If you can’t find a way to end persistent workplace harassment, a court may conclude that your organization acted recklessly in denying an employee’s civil rights. That may mean you’ll owe a huge punitive damages award.
If it looks like simple efforts (such as painting over graffiti and conducting anti-harassment training) aren’t stopping the harassment, call on expert help.
Recent case: Otto worked on a Chrysler assembly line. Otto’s family history is complicated, but also the basis for the harassment he claimed he suffered at work. His Jewish grandfather emigrated from Germany to Cuba in 1911 and married a Cuban woman. Raised Christian, Otto fled Cuba as a child with his family after Fidel Castro took over. He converted back to Judaism when he married, and now identifies himself as Jewish.
In 2002, Otto claimed that someone vandalized his cars, parked in a Chrysler parking lot, by pouring sugar into the gas tanks and cutting the tires. He reported this to police and to HR, but Chrysler didn’t respond. Finally, after calling Chrysler’s HQ, someone in HR suggested he park in a different lot.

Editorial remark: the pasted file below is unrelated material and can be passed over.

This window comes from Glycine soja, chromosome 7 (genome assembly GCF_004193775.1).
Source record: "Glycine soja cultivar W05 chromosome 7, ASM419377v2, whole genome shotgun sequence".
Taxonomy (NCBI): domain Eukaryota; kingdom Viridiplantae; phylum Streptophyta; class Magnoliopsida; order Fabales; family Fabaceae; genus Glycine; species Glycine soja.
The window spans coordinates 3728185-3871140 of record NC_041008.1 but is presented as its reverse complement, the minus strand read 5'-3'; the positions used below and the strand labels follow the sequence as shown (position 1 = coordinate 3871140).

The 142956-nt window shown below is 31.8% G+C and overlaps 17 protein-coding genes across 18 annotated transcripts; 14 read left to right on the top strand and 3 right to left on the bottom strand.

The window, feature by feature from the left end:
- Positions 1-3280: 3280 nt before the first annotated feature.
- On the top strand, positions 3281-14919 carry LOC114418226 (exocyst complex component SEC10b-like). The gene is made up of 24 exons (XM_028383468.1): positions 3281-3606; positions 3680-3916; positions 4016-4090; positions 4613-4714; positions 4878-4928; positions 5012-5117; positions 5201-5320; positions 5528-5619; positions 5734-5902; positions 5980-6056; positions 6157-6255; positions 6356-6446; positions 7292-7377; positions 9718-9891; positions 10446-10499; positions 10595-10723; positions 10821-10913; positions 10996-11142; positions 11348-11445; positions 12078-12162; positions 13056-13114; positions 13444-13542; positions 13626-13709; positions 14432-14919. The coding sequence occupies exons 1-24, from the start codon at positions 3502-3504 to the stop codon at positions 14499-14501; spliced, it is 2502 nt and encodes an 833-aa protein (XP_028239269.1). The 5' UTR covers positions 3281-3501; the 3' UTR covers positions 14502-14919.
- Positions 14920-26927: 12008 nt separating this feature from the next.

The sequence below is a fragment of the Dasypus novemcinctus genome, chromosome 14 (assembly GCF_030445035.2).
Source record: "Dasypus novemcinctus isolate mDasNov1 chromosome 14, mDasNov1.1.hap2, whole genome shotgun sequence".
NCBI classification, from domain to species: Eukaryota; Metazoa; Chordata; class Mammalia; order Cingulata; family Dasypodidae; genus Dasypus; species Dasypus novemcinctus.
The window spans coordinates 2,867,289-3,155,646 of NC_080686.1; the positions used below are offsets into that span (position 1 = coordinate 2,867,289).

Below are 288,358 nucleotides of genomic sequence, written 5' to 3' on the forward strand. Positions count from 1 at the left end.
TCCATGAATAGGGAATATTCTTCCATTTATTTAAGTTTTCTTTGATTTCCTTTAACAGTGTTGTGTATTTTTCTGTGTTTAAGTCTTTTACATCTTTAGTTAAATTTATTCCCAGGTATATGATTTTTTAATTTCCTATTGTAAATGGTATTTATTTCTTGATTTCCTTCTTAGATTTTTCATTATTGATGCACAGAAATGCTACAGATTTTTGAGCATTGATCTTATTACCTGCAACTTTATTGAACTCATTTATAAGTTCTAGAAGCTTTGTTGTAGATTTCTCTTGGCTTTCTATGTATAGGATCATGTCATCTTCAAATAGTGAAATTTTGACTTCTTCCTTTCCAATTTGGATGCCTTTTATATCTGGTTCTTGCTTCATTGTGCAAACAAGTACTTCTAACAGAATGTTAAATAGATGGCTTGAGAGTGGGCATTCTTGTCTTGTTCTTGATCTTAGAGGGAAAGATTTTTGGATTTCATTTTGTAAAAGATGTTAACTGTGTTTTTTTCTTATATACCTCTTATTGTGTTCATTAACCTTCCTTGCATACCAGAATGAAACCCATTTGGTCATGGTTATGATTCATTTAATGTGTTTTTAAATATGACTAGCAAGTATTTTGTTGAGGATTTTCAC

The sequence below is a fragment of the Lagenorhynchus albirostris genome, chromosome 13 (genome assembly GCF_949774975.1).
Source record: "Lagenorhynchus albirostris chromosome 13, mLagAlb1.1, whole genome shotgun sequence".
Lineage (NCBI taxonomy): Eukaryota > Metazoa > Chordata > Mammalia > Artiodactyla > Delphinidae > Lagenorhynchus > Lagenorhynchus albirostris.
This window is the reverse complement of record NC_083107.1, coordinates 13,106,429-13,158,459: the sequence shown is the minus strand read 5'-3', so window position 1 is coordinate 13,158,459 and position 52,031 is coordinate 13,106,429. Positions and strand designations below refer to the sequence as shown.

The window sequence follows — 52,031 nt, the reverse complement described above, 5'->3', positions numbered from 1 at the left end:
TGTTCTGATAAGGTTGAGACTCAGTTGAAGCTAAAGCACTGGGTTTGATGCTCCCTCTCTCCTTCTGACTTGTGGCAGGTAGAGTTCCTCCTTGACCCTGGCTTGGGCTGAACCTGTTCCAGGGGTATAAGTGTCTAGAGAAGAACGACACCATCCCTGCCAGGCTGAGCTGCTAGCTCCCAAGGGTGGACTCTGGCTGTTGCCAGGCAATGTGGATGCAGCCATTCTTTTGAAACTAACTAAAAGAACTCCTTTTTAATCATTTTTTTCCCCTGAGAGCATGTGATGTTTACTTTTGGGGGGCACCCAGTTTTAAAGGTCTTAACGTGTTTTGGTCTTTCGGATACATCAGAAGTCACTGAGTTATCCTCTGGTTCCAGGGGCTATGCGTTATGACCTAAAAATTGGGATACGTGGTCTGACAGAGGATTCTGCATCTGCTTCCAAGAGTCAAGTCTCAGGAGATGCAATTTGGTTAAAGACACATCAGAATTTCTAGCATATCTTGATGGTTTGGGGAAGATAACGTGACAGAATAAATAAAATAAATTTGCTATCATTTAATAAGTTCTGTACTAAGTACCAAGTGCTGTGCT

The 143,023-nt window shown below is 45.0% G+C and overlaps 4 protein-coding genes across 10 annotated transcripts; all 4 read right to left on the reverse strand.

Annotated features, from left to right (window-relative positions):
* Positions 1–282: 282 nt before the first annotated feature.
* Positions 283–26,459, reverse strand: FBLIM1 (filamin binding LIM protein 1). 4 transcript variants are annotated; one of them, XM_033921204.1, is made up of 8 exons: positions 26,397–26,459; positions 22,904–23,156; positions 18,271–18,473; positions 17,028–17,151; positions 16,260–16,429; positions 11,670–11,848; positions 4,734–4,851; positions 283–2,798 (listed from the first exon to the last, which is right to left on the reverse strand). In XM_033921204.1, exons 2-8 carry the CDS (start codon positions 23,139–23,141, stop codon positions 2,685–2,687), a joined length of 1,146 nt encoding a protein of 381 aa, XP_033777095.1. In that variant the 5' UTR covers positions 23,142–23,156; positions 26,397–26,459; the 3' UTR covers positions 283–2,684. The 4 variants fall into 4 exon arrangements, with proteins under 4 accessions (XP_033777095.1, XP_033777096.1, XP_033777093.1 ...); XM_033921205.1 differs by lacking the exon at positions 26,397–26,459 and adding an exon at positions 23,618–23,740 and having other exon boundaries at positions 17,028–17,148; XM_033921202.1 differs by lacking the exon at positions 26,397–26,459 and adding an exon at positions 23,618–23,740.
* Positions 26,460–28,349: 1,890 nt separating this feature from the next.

Then graffiti started appearing on the walls, and notes showed up in Otto’s toolbox. Over the next three years, Otto regularly received death threats, including notes that said, “Death to the Cuban Jew,” “Good Jew is a dead Jew,” “Get the Cuban Jew,” and “Your family is not safe we will get you.” Many of the notes and graffiti included swastikas.
Plus, someone dressed a dead bird like a KKK member in a sheet and placed it in a vise at Otto’s workstation.
Otto kept complaining to HR, which took little action. The graffiti was removed after a few days, but the identity of the harasser was never determined. It later turned out that HR suspected Otto had mental problems and was “harassing” himself. Other than one employee meeting called to discuss the company harassment policy, it did nothing else to stop the notes and graffiti.
Otto sued and a jury awarded him $709,000 in compensatory damages—plus a whopping $3.5 million in punitive damages. The trial judge dismissed the punitive damages and Otto appealed.
Now the 7th Circuit Court of Appeals has reinstated the punitive damages award. It concluded that Chrysler acted recklessly when it didn’t escalate its efforts to stop the harassment. The court also looked askance at Chrysler’s efforts to prove that Otto was the culprit and noted that the jury didn’t believe that was the case. (May v. Chrysler, No. 11-3000, 7th Cir., 2012)
Final note: What could Chrysler have done to stop the harassment? The court suggested that under the circumstances, installing surveillance cameras and entry locks that tracked employees coming and going would have helped.
In addition, Chrysler should have focused on figuring out who the culprits were instead of engaging in a seemingly intense effort to prove Otto was setting them up. For example, Chrysler focused on getting handwriting analysis of the notes and graffiti and comparing the writing to Otto’s at the exclusion of many others in the plant.
The court said it should have done more.
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